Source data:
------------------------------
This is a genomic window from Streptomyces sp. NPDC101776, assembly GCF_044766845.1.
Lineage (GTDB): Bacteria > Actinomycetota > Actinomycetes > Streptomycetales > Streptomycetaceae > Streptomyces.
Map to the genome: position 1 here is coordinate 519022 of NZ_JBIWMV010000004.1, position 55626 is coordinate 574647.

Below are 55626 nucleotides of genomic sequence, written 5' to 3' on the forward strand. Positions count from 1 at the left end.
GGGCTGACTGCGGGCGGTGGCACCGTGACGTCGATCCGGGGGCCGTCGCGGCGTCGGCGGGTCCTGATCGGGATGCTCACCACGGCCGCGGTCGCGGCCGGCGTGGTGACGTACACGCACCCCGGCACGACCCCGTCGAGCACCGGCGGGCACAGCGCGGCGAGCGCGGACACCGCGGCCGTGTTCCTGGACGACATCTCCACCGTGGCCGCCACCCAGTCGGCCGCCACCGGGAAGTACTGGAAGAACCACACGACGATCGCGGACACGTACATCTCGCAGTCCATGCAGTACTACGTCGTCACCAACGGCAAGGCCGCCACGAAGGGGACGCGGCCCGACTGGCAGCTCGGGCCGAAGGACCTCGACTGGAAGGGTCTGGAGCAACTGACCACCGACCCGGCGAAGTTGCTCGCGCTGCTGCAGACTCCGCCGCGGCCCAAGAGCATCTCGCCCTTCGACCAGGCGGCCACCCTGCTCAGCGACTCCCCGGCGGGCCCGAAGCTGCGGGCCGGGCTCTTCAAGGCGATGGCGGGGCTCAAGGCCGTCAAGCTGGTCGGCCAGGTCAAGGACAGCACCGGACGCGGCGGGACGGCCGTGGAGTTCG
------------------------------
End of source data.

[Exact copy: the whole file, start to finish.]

This is a genomic window from Streptomyces sp. NPDC101776, assembly GCF_044766845.1.
Lineage (GTDB): Bacteria > Actinomycetota > Actinomycetes > Streptomycetales > Streptomycetaceae > Streptomyces.
Map to the genome: position 1 here is coordinate 519022 of NZ_JBIWMV010000004.1, position 55626 is coordinate 574647.

Below are 55626 nucleotides of genomic sequence, written 5' to 3' on the forward strand. Positions count from 1 at the left end.
GGGCTGACTGCGGGCGGTGGCACCGTGACGTCGATCCGGGGGCCGTCGCGGCGTCGGCGGGTCCTGATCGGGATGCTCACCACGGCCGCGGTCGCGGCCGGCGTGGTGACGTACACGCACCCCGGCACGACCCCGTCGAGCACCGGCGGGCACAGCGCGGCGAGCGCGGACACCGCGGCCGTGTTCCTGGACGACATCTCCACCGTGGCCGCCACCCAGTCGGCCGCCACCGGGAAGTACTGGAAGAACCACACGACGATCGCGGACACGTACATCTCGCAGTCCATGCAGTACTACGTCGTCACCAACGGCAAGGCCGCCACGAAGGGGACGCGGCCCGACTGGCAGCTCGGGCCGAAGGACCTCGACTGGAAGGGTCTGGAGCAACTGACCACCGACCCGGCGAAGTTGCTCGCGCTGCTGCAGACTCCGCCGCGGCCCAAGAGCATCTCGCCCTTCGACCAGGCGGCCACCCTGCTCAGCGACTCCCCGGCGGGCCCGAAGCTGCGGGCCGGGCTCTTCAAGGCGATGGCGGGGCTCAAGGCCGTCAAGCTGGTCGGCCAGGTCAAGGACAGCACCGGACGCGGCGGGACGGCCGTGGAGTTCG